Laser Tattoo Removal
So, you got a tattoo that you thought you would love and now you don’t. It happens to the best of us. But we don’t need to go into that, the problem at hand is what to do about it. The two most common ways people handle this dilemma is to have it removed with laser treatments or get a cover up tattoo. There are positives and negatives to both options.
Laser tattoo removal is not one hundred percent perfect. One must understand how laser removal does the job to understand what the results may be. Here is the simple explanation. All paints, dyes and inks are actually made up from crushed minerals for the most part. Some plants can be used to make dyes but they are not appropriate for long lasting artwork. Only minerals from the earth can withstand the test of time. This means in effect that your tattoo coloring is full of tiny and not so tiny molecular minerals that when hit with light create color. Each mineral has a heat tolerance point. When enough heat is applied the mineral molecule will break up in to smaller pieces that are then absorbed by your body as waste product. It takes about four weeks for your body to absorb this waste product. There are a couple of issues that hopefully come to mind when you consider a laser heating up mineral molecules in your skin.
First some minerals need to be heated up to 300 degrees to break. Yes this is painful. However according to the literature is no more painful that getting tattooed. To keep from scarring you by burning, the process of breaking up these molecules has to be done slowly and with many visits. Laser technology has not yet reached a point where one device can be adjusted to address all of the different colors in your tattoo. Apparently darker colors are easier to break up than lighter colors of ink. So if you have an all black tattoo you may have better odds.
However, there are a number of other variables that come into play. They are: age of tattoo, age of your skin, type and color of skin, size of tattoo, colors in the tattoo, your immune system, and exposure to sun and after care of each laser treatment. It also depends if your tattoo was inked by a professional or an amateur. What that really means is; how deep did they go? What was the quality of the ink that they used? It appears that no matter what, a large percentage of people take some damage to their melanin, which is responsible for putting the natural color in your skin. Not only does the laser break up the tattoo pigment molecules it affects the melanin in the same area. This will possibly cause what appears to be scarring or a lightening of the area where the tattoo was leaving a ghost like imprint of the tattoo. On the other hand the opposite could happen and you could end up with a darker area where the tattoo was removed. This topic you will need to discuss with your dermatologist.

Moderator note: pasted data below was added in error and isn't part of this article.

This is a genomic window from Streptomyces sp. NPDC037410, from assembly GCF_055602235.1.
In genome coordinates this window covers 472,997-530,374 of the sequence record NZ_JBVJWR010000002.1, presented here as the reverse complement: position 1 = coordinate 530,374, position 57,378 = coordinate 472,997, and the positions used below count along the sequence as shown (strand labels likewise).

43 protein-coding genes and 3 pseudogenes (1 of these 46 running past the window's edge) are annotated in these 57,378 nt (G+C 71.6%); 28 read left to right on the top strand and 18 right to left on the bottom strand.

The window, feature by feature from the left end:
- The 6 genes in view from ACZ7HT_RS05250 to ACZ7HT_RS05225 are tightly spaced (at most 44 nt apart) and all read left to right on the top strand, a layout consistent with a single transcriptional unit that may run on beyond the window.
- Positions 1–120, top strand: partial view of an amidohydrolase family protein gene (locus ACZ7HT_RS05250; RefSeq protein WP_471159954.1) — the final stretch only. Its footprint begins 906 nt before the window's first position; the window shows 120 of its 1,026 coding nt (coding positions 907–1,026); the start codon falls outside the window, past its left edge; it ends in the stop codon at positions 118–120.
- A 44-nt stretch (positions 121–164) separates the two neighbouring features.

Laser tattoo removal can cost a couple of thousand to many thousands of dollars depending on the tattoo and the number of times you must repeat the treatment. Average treatment visits are six to 10 times all divided by about six weeks in between. It’s a lengthy process. Some people get perfect results and others do not. Only a dermatologist can offer a prediction of the outcome. The bottom line; if you decide on laser tattoo removal, question your dermatologist about the laser device(s) they use. Ask them questions about which laser is best for each color. See if they know what they’re doing. Do some research on your own and get the best bang for your buck.
Cover up Tattoos
For some cover up tattoos may be the answer. For many it may not. There are a couple of reasons it may not be the answer. If you’ve decided you hate tattoos and suffer deep regret because you’ve decided it doesn’t fit into your new lifestyle then obviously cover up tattoos are not for you.
But for those of us who tattooed our first boyfriend’s name proudly on our bottom or shoulder, or any other example similar to this, cover up tattoos could be the answer. However just like laser tattoo removal this option has some problems.
Here are some issues that affect the ability to cover up an unwanted tattoo. Was it done by an amateur or a professional? Again it’s the quality of the ink and the question of how deep did they go? A light black outline tattoo done by an amateur on the surface is much easier to cover up than a fresh one in full blown color done by a professional. In the latter instance, many people start with laser tattoo removal to partially remove the tattoo for easier cover up.
In fact you could say that rather than these two topics versus each other they could work hand in hand in the instance described above. It probably will make no sense to your dermatologist because they are in the business of removing tattoos. But lightening up your tattoo so that it can be covered up will certainly save you tons of money and if you’re a lover of body art and found a fabulous design, free up some new skin for that new design.
- ‘Think before you ink’: Tattoo removal on the rise in Houston (khou.com)
- Cosmopolitan: Really Sexy Stuff:The Lowdown on Tattoo Removal (cosmopolitan.com)
I agree that cover up tattoos can be very convenient and look really well if done by a professional. At the same time, I think that they only look good when done by someone with a lot of experience in incorporating and hiding designs within a new tattoo. Because of this, I think that tattoo removal would be the best option for me; it just sounds easier to get a quality result.